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Where GOP White House Hopefuls Stumped in 2014 (Chart)

Roberts, left, campaigned with Cruz, right. (Tom Williams/CQ Roll Call File Photo)

When the myriad Republican presidential contenders start campaigning for 2016, their journeys might not look much different from this cycle.  

From Iowa to New Hampshire, every Republican who is even remotely considering a 2016 bid hit the trail this year to help Senate contenders. What's more, several competitive Senate races are this year conveniently in states that play host to early nominating contests in 2016.  

Joni Ernst, the Republican running for the open seat in Iowa, has had almost every presidential hopeful campaign for her.  

Thom Tillis, the Republican nominee in North Carolina, has had visits from even more of them. North Carolina’s legislature voted last year to move the primary to the Tuesday after South Carolina's contest, placing it in the early group of presidential primary states.

Check out the chart for a full look at who appeared where:

Click to enlarge. (Chris Hale/CQ Roll Call Graphic)

The chart only includes in-state events with the eventual Senate nominee. As a result, not all White House hopefuls' efforts made the cut.

For example, Louisiana Gov. Bobby Jindal campaigned for Ernst at her state office on a day she wasn’t there. Jindal put much of his effort into campaigning for House candidates, while New Jersey Gov. Chris Christie's perch as chairman of the Republican Governors Association means he has campaigned predominately for governors. Texas Gov. Rick Perry has stumped for Republican candidates up and down the ballot in Iowa and around the country.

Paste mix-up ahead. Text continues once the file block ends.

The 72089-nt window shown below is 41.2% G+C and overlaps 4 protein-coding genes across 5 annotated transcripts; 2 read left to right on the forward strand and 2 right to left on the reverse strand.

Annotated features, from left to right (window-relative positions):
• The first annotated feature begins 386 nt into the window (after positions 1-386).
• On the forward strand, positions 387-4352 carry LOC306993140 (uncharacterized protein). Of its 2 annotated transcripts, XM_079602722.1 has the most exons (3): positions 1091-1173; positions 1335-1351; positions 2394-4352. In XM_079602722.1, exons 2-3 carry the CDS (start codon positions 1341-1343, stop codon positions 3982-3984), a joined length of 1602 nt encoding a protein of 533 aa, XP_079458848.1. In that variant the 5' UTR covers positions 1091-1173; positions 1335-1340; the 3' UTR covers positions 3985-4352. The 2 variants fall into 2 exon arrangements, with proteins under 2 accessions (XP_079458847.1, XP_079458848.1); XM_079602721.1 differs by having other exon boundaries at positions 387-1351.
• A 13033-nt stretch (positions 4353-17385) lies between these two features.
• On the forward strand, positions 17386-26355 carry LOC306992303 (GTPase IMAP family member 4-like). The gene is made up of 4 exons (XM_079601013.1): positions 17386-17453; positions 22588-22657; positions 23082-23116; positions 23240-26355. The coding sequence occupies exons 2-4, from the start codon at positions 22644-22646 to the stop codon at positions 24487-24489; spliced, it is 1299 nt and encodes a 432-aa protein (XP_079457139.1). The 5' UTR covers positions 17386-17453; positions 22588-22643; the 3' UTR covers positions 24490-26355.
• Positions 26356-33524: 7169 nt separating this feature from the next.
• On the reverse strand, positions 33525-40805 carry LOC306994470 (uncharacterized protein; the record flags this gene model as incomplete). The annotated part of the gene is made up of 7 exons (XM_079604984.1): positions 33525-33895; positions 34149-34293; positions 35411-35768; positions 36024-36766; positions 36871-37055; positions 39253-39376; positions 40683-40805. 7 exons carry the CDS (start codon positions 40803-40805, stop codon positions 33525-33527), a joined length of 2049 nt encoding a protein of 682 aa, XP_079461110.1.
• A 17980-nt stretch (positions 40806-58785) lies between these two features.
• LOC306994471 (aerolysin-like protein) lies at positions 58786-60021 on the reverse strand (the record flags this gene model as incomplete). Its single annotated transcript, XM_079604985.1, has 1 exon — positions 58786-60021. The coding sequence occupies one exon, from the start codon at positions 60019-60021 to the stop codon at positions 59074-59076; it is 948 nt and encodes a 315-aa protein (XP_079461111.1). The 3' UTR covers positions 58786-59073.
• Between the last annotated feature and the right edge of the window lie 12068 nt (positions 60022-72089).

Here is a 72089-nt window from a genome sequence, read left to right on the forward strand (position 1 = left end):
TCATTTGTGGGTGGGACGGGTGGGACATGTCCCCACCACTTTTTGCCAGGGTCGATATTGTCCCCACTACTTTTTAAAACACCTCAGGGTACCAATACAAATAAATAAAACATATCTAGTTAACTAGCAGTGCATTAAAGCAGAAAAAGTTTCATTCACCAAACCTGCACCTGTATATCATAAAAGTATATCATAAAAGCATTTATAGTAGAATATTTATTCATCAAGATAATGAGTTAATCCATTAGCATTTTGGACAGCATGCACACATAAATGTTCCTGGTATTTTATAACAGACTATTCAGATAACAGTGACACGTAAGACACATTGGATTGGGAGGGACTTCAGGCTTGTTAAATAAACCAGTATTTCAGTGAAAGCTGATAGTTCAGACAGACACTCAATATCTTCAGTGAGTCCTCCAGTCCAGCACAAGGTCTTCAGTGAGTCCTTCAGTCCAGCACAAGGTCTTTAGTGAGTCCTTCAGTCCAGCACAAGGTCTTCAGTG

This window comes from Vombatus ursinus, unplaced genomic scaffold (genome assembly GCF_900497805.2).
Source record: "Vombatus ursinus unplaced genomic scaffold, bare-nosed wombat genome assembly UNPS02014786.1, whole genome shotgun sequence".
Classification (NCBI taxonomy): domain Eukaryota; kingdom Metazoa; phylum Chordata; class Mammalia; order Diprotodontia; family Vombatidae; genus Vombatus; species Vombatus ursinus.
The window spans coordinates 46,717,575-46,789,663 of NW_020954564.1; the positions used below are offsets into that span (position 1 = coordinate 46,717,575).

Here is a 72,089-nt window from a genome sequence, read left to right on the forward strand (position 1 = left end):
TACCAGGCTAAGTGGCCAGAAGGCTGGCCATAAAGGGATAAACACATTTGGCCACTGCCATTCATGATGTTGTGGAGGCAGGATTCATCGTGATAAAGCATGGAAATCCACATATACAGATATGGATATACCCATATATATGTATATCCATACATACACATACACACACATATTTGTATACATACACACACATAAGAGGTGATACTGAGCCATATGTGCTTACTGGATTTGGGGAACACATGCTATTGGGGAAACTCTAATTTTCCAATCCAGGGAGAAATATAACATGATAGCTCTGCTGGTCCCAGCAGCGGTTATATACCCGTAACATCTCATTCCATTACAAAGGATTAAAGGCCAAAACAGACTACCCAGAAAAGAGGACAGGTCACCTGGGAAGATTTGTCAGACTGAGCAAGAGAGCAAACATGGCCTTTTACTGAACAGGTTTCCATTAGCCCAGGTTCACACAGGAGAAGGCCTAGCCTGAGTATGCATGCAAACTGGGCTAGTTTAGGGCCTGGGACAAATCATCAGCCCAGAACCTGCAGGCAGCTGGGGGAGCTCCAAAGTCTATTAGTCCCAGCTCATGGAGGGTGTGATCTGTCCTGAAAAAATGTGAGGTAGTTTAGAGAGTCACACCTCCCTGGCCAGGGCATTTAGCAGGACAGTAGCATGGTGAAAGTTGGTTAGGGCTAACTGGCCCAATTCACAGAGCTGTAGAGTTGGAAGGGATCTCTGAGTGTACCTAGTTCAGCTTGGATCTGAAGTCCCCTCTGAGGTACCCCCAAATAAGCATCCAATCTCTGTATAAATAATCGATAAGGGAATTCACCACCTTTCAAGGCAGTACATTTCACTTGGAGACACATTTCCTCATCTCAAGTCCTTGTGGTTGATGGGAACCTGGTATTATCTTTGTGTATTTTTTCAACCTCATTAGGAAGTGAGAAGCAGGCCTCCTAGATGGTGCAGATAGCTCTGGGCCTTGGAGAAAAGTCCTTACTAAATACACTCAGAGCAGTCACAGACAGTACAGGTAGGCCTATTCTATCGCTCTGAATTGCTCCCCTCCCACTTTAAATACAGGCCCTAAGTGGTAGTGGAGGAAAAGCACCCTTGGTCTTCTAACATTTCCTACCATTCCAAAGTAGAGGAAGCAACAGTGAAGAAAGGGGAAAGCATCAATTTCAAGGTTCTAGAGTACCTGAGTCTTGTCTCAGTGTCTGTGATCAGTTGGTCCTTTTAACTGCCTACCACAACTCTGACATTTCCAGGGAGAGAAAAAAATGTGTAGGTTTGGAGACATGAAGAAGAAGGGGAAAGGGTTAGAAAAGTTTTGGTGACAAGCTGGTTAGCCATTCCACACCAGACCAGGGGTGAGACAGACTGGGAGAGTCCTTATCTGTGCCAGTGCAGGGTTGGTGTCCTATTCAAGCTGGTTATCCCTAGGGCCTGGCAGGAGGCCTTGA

Former Florida Gov. Jeb Bush a number of Sunshine State fundraisers for Senate candidates, including a big one to benefit Ernst and other candidates. Christie and Sen. Ted Cruz, R-Texas, publicly sang the Iowan's praises at events in Iowa for other candidates. Sen. Rob Portman, as vice chairman of the National Republican Senatorial Committee, has helped out every Republican nominee so far this cycle.

For the Democrats, potential presidential candidates also campaigned for Senate nominees. But given the small number of candidates looking at the race, that's a much less revealing chart.
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